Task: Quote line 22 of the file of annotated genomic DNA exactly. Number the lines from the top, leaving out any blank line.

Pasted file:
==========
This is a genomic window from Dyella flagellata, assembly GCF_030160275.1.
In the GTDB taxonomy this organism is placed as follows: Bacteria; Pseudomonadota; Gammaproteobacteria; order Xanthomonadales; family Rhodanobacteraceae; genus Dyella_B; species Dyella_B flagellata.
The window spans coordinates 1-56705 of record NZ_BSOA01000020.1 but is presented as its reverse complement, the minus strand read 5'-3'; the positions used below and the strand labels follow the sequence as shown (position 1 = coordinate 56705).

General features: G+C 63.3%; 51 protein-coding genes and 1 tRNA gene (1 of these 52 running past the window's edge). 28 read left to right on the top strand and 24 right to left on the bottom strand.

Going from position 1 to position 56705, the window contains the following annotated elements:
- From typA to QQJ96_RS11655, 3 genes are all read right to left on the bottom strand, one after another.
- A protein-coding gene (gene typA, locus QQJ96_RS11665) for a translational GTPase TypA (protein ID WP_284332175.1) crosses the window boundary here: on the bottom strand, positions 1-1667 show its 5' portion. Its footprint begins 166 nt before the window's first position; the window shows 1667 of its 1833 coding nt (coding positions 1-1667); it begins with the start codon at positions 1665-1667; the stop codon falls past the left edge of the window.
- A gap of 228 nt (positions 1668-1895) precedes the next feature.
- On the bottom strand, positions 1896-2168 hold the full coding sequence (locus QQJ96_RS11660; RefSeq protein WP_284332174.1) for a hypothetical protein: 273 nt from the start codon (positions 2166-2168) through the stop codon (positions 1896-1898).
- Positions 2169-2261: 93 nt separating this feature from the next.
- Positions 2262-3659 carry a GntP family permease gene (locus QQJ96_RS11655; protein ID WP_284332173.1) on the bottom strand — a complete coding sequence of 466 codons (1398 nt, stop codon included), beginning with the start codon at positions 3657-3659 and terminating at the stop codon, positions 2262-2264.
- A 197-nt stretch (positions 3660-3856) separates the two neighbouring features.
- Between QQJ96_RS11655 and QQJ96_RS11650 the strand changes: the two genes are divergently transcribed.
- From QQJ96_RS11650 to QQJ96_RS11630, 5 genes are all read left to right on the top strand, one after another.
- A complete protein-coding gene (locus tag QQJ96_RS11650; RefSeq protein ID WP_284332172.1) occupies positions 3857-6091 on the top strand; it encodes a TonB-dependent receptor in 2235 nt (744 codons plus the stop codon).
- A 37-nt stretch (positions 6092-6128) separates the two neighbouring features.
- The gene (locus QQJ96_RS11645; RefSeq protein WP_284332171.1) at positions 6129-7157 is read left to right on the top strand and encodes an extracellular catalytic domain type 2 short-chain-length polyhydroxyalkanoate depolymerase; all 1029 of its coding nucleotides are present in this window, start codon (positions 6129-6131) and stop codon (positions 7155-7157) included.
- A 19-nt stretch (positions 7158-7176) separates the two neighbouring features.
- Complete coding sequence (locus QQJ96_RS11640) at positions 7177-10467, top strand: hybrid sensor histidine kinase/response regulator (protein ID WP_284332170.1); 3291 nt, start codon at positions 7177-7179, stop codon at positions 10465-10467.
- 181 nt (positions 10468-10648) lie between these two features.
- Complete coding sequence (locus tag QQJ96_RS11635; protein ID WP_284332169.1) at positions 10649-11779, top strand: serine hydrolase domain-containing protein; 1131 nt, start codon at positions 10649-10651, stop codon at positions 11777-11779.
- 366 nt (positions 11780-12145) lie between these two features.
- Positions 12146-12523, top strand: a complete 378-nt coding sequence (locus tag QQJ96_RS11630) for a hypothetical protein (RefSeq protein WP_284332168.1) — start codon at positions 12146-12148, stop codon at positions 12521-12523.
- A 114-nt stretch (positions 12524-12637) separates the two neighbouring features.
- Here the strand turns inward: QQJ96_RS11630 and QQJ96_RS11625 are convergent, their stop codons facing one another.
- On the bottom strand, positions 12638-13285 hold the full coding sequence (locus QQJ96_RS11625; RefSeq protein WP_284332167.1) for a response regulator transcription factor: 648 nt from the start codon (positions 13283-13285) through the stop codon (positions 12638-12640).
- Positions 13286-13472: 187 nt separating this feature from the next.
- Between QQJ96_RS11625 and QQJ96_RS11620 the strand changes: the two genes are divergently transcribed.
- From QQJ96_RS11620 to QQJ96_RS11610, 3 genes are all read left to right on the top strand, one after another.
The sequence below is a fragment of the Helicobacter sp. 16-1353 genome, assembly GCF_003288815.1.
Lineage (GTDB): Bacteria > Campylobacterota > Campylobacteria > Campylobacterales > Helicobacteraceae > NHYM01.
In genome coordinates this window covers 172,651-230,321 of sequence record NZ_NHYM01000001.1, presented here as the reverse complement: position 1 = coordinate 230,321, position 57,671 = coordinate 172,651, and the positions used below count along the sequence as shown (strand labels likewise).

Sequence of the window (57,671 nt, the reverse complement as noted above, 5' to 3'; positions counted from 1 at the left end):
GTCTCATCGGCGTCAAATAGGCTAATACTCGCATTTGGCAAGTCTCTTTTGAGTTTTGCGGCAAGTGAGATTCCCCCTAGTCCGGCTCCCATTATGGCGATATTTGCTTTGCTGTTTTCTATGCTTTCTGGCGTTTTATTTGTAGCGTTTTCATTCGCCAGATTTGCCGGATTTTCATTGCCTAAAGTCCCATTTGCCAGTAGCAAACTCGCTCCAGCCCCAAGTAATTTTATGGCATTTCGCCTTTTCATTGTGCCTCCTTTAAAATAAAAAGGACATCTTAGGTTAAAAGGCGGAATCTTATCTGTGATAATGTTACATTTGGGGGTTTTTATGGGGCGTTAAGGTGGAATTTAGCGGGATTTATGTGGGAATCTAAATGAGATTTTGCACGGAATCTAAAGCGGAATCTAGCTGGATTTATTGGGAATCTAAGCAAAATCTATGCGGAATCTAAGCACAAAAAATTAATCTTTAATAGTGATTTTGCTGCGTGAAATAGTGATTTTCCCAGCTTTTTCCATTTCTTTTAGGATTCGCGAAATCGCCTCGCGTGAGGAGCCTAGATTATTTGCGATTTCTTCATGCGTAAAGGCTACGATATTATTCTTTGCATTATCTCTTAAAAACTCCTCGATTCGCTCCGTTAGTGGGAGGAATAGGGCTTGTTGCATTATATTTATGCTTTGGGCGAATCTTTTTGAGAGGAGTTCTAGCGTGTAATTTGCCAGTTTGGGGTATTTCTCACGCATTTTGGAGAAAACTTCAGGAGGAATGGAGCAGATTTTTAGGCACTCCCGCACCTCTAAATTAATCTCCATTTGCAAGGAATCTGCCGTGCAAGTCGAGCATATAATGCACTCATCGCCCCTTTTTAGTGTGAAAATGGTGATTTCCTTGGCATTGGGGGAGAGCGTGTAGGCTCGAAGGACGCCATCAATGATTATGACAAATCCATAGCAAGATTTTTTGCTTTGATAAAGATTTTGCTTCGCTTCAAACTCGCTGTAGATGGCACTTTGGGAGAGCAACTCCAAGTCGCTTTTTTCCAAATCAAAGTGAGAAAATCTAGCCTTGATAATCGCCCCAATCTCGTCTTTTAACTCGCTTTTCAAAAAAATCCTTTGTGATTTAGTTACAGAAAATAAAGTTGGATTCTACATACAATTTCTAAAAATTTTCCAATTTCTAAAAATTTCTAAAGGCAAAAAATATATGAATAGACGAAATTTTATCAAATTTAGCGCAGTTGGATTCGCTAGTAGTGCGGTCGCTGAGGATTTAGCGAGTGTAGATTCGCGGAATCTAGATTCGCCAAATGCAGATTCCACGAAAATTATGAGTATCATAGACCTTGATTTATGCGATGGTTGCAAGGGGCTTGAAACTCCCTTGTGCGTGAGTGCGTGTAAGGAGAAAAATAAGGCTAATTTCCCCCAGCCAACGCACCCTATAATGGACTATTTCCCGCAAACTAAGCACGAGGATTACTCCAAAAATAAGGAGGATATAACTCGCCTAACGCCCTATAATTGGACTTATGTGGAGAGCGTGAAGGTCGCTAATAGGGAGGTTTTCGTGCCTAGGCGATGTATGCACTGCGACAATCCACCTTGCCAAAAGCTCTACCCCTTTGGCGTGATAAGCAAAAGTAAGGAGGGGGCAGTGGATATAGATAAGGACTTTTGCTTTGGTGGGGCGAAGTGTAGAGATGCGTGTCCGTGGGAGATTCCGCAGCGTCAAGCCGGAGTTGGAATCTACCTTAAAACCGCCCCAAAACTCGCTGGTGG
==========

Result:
- 366 nt (positions 11780-12145) lie between these two features.